I attended the SCRI event on Service User Innovation in Salford Uni’s new Lady Hale Building yesterday, listened to four influential speakers and participated in thoughtful discussions and break outs.
POE (post occupancy evaluations) were mentioned too often – I have an issue with POE as a means to evaluate performance, and as they have been referred to before are the wrong tool for the wrong job. Yes there needs to be post project evaluation, for as Ian Cooper notes, every building project without a feedback loop is a prototype. But to measure people performance through their relationship with the building is the wrong starting point. After all its about the service users ‘experience’
The four key speakers were Prof Peter Barratt at BuHu Salford University – key message here for me was his comment that all the successful projects were led by Facilities Management, his case studies included the Sydney Opera House and Wm McCormack Place in Cairns as part of the Australian Facilities Management Action Agenda, the Trondhiem Hospital where the construction team were selected by psychologists to ensure they understood health issues, and John Zeisel‘s work in Boston USA with Alzheimer’s centers
Neil Sachdev, Sainsburys Commerical Director, illustrated how they engage with their customers on store design,
John Lorimer from Manchester City Council on testing furniture with pupils against a background of how the school environment shapes and influences education , and
Nigel Oseland on POE’s who also . Nigel also introduced the Dunbar’s number concept of 150 and talked on biophilia kinship, of our history of camp fires and story telling, of seeking nature and space and waymarking, but now confined into office cubicles. (We need to get out more, tell stories have camp fire meetings and connect with nature – not surprising then the increase in barcamps and benchmarkwalks)
The investment in really engaging with and empowering end users is impressive. Five years in the case of John Zeisel in understanding Alzheimer’s needs in the USA , a huge investment from Sainsbury’ s and the patient work in understanding pupil and teacher needs from Manchester City Council. None of these three examples start with the building, but with the users. Why then as an industry do we fool ourselves we can do the engagement stuff with one or two value management exercises and a POE?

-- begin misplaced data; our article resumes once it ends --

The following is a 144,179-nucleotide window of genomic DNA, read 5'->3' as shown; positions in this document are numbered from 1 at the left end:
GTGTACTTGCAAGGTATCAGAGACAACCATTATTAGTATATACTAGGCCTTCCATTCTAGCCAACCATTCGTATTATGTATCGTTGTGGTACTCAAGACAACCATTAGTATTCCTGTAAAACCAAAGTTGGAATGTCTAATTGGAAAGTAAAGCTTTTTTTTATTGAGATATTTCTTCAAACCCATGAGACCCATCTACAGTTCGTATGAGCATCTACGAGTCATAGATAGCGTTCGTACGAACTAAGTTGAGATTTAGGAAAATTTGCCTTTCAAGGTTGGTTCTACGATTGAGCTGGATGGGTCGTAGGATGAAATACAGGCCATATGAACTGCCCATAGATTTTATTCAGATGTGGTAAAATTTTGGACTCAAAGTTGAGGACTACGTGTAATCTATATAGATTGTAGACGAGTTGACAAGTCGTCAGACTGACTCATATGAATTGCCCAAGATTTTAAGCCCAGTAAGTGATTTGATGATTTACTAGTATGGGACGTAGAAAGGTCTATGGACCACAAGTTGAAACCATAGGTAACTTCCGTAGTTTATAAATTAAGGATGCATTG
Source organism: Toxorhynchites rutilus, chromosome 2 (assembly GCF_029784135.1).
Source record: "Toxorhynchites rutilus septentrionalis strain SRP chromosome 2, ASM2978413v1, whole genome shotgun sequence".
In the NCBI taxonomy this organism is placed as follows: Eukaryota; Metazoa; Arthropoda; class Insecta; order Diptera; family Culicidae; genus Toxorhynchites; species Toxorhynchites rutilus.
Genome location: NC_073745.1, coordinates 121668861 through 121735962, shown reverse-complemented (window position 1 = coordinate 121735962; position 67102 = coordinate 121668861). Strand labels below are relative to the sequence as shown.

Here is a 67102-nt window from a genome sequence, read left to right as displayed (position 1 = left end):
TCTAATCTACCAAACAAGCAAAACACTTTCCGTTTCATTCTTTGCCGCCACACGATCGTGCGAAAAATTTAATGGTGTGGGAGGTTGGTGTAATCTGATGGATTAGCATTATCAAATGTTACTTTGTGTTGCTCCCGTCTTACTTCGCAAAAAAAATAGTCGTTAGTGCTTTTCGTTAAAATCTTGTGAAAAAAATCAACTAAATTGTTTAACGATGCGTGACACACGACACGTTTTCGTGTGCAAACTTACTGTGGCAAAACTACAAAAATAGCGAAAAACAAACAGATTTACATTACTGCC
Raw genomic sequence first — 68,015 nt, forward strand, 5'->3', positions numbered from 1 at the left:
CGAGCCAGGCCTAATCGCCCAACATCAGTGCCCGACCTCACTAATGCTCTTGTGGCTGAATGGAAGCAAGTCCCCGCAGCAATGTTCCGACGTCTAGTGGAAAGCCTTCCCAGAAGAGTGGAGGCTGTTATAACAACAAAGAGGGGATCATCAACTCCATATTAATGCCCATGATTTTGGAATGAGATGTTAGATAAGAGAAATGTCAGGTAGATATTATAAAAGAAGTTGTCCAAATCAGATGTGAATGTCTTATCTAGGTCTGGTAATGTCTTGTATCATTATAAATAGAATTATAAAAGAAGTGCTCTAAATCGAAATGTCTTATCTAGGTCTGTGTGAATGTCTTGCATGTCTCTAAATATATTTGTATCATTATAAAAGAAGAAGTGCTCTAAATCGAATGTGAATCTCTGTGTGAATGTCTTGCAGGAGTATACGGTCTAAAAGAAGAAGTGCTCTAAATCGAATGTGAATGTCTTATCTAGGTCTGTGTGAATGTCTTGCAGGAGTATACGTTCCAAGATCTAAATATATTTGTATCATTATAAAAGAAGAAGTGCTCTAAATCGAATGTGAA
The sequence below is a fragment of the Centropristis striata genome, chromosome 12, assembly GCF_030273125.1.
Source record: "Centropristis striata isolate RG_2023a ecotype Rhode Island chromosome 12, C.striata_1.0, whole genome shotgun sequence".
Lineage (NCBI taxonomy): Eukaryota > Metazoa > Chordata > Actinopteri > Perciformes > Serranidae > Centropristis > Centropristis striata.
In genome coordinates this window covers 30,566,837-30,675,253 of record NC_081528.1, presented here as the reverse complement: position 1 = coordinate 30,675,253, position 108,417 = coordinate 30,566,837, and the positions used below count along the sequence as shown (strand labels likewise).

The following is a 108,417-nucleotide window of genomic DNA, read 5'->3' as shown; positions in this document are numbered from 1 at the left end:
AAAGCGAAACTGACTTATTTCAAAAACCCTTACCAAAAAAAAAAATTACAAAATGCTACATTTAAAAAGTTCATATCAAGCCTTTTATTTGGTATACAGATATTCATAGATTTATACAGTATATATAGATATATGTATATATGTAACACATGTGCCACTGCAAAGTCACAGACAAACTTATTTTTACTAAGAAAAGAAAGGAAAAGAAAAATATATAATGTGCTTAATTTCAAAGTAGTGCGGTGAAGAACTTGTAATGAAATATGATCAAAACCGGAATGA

I was not alone in noting an under theme of web 2.0 in the presentations and discussions. There was the mention of pupils using second life to determine space and colour requirements, of the use of Web2 (twitter maybe, blogs, or facebook groups) in getting real, unsolicited, feedback from facilities users. I sensed though it was something to put on the wish list and get on with the business in hand.
It is a pity this was an under theme as to me as is where the real service user innovation lies. Service users make use of web2 technology outside of the work place, ie in second life, in twittering, in facebook, in myspace … etc etc etc. The innovation is in using this in design and facilities management. We seem to be blind to or just awakening to its potential. The potential to allow continuous dialogue between service users and service providers / designers This is not rocket science – those using twitter can contact the government on issues (and get a response) and be kept in touch with the Prime Ministers actions, speeches and even thoughts.
And then where – consumers constantly in dialogue with a supermarket on store layouts, on colour, on products and costs – office users ditto with the fm’s on suggestions and wc complaints – pupils on school design, residents on city facilities and urban design – on eco town developments, and all in real time as it happens.
Definitely a topic to be discussed at the be2camp event in October